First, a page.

It's more than an inconvenience! The lack of public loos is bad for our health
Where is your nearest public toilet You probably wouldn’t realise how scarce they are until the next time you need to go.
The number of public toilets in the UK has fallen by 40 per cent in the past ten years, according to the British Toilet Association, thanks to cost-cutting measures by local councils. But these facilities are needed now more than ever.
We’ve all felt that urgent need to go from time to time.
Our lack of public toilets robs people of their dignity. People don't want to talk about their bladder problems, and I am trying to give them a voice
The bladder is directly controlled by the central nervous system — that’s why feelings of stress and anxiety can trigger the urge, but it’s also why when you’re holding on to a full bladder you can start to panic.
As part of this physiological response, the heart rate starts to rise. That might be OK if you’re fit, but if you’re frail, elderly, have high blood pressure or a cardiac condition, it can put you through a period of high blood pressure which could worsen your condition or even, rarely, trigger a heart attack.
Public toilets are urgently needed by more people than you might think — pregnant women, policemen and children, the one in five people over 40 who suffer with an over-active bladder and the many people living with bowel conditions such as Irritable Bowel Syndrome or the after-effects of bowel surgery.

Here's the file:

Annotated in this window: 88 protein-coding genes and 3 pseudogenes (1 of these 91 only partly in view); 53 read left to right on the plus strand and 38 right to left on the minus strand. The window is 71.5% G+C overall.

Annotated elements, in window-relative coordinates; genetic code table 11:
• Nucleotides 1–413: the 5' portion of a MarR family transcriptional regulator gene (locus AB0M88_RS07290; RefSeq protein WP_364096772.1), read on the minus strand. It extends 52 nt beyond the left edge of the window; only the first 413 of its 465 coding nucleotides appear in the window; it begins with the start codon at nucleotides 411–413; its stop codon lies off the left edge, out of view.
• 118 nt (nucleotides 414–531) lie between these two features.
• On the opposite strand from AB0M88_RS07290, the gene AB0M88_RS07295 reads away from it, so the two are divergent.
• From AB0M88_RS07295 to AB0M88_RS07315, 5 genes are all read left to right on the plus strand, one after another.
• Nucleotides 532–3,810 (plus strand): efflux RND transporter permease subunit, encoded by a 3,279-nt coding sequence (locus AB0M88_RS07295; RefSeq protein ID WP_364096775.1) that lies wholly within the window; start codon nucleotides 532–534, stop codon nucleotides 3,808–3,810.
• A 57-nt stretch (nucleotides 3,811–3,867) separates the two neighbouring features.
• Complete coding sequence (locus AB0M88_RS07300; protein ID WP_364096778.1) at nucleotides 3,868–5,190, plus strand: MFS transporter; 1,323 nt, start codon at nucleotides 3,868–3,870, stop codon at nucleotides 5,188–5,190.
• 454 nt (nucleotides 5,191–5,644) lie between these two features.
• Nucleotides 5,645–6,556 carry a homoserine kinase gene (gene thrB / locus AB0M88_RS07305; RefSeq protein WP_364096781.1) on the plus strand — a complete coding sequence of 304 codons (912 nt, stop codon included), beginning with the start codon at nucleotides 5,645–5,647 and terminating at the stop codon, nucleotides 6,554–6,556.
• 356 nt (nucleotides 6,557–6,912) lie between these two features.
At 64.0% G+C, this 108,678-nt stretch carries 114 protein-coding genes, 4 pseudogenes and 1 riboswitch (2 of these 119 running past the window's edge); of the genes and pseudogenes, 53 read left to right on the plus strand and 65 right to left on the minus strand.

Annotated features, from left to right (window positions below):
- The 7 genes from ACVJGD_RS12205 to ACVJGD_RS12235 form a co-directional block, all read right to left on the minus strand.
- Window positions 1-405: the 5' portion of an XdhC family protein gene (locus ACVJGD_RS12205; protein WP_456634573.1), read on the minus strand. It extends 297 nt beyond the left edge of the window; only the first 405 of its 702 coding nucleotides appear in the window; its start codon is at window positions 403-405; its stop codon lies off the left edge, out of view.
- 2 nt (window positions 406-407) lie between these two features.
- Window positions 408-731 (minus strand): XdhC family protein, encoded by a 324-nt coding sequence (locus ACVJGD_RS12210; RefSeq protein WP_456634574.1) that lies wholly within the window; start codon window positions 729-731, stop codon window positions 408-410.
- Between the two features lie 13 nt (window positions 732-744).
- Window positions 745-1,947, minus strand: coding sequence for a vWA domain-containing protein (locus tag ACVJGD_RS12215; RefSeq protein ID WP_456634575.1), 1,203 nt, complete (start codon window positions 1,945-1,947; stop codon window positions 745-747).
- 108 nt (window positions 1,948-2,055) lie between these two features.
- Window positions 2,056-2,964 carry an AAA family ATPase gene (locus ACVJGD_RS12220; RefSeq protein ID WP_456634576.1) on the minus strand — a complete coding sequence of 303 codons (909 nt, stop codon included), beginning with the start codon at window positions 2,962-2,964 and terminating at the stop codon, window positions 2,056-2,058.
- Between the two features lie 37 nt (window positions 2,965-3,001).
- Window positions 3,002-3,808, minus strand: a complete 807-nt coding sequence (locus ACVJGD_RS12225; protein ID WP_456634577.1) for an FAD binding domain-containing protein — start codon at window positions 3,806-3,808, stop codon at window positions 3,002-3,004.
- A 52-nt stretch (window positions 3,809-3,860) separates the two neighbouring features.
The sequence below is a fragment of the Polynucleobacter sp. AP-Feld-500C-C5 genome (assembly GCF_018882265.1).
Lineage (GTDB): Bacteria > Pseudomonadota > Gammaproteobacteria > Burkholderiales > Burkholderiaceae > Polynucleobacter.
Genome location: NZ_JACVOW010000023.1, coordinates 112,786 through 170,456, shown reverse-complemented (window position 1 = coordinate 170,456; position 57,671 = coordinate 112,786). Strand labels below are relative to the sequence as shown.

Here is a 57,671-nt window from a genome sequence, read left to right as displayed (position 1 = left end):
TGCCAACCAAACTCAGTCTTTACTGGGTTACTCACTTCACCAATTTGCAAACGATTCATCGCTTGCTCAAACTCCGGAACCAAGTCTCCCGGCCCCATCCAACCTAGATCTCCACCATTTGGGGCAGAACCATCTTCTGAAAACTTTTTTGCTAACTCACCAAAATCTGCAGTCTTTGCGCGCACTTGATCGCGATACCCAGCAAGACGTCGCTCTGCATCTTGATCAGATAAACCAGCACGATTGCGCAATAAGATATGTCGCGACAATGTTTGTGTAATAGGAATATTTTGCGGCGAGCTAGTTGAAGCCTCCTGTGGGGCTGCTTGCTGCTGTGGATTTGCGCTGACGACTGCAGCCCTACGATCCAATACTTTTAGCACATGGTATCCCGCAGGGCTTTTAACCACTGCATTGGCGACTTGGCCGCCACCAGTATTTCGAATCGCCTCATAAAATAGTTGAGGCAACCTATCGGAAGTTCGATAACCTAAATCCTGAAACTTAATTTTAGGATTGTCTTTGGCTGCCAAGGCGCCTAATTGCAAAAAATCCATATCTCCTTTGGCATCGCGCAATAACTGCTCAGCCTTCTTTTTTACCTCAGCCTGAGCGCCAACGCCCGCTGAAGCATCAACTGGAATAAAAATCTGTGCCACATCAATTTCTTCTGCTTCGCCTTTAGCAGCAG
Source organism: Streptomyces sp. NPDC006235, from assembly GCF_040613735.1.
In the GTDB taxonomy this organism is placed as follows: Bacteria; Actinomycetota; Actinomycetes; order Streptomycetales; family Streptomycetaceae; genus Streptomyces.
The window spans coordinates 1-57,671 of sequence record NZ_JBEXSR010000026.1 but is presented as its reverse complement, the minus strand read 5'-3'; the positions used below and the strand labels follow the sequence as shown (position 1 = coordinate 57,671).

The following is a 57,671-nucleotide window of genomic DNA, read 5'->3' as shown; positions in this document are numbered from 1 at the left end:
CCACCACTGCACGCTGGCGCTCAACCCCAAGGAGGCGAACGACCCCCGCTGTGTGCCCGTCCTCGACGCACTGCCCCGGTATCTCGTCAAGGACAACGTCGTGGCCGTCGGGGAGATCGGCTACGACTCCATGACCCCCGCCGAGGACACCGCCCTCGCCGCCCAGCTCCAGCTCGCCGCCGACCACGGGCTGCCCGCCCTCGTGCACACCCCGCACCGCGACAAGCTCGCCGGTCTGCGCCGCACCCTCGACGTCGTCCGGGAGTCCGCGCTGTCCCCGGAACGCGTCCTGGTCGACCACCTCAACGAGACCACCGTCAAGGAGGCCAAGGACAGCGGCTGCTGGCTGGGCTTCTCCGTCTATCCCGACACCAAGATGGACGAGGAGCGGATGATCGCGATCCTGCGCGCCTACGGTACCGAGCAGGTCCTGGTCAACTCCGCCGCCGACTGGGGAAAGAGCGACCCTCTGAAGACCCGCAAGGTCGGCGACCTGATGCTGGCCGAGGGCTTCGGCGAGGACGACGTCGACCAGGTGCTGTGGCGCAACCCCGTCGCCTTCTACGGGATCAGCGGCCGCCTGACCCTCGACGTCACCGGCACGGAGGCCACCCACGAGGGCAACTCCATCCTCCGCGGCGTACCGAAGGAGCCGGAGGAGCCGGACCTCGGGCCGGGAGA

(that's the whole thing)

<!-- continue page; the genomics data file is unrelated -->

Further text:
When people with such health conditions go out, they make a mental plan in their mind of where they will be able to find a toilet.
So when they go out and realise that toilet is closed, or has disappeared, they become afraid of leaving the house.
Public toilets should be accessible, clean, light and safe, with good handwashing facilities – fairly simple requirements that a lot of toilets do not provide
As a nurse consultant and head of the continence service at Aneurin Bevan Health Board in Wales, I see patients every day who tell us they don’t go out any more because of this.
It not only restricts their lifestyle and independence, but can have all kinds of knock-on effects on health.
It can mean, for example, that a person stops going to their doctor, or their chemist, or their shop to buy fresh food. It means they become inactive and immobile.
I often speak to patients who stop drinking water if they know they’ve got to make that visit out.
This puts them at risk of dehydration and will only exacerbate their problem, because the urine becomes so concentrated and strong that the bladder wants to get rid of it, and they also become prone to urinary infections.
More than anything, our lack of public toilets robs people of their dignity.
People don’t want to talk about their bladder problems, and I am trying to give them a voice. It should be nothing less than a statutory obligation for councils to provide public toilets, at least in areas of high social activity and transport centres and stations.
These should be accessible, clean, light and safe, with good handwashing facilities — fairly simple requirements that a lot of toilets do not provide.
In fact, many of my patients say they would rather pay 20p to use a toilet in return for knowing it was there, available and decent. If all else fails, this might be the best solution.
Bladder and bowel problems are already blighting British people’s lives — we have a responsibility to help them.